Kentucky Gov. Steve Beshear is selling surplus state property again. This time it's a vacant lot in Frankfort. Since taking office in 2007, Gov. Beshear says his administration has generated nearly $7.5 million through surplus real estate sales. Included in that figure is nearly $79,000 Beshear says the state got for a vacant, two-acre industrial lot in Frankfort.
"We're not using it, and we don't need it," said Beshear. "So we sold it recently to someone who did need it - the Franklin County Fiscal Court. And we sold it at its appraised value of $78,750."
Franklin County Judge Ted Collins says the land will be used as a staging area for the county's new courthouse project. Gov. Beshear used the sale as an example of the millions of dollars the administration has saved taxpayers by renegotiating leases and contracts, and unloading surplus real estate, airplanes and state vehicles.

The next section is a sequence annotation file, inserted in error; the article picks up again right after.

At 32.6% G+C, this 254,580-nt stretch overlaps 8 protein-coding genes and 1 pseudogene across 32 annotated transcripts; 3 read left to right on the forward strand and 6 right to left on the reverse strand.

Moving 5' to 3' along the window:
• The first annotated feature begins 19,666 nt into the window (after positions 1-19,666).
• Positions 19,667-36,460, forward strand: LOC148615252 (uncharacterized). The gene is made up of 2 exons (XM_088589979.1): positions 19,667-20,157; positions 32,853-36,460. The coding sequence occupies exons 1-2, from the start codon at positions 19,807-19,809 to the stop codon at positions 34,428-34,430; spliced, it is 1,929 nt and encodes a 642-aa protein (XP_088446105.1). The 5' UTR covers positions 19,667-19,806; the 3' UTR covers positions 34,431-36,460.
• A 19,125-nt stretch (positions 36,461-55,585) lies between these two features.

Gov. Beshear says the state has good success raising money through the sale of surplus state real estate.
"Among the properties that we've sold are two former armories, in Frankfort and Owensboro; a parking garage in Covington; the manager's residence at a state park in Owensboro; and numerous pieces of right-of-way along Kentucky's highways," said Beshear.
Judge Collins says the two-acre lot will be used as a staging area for the county's new courthouse project.
"We're building a judicial center around our 1835 courthouse on Saint Clair," said Collins. "It was a very very, tight site to do a building, so we're hoping to be able to stage here on this property. Our fiscal court, the full court, voted unanimously to buy this property."
Collins wasn't sure how the county will use the property once the courthouse project is completed.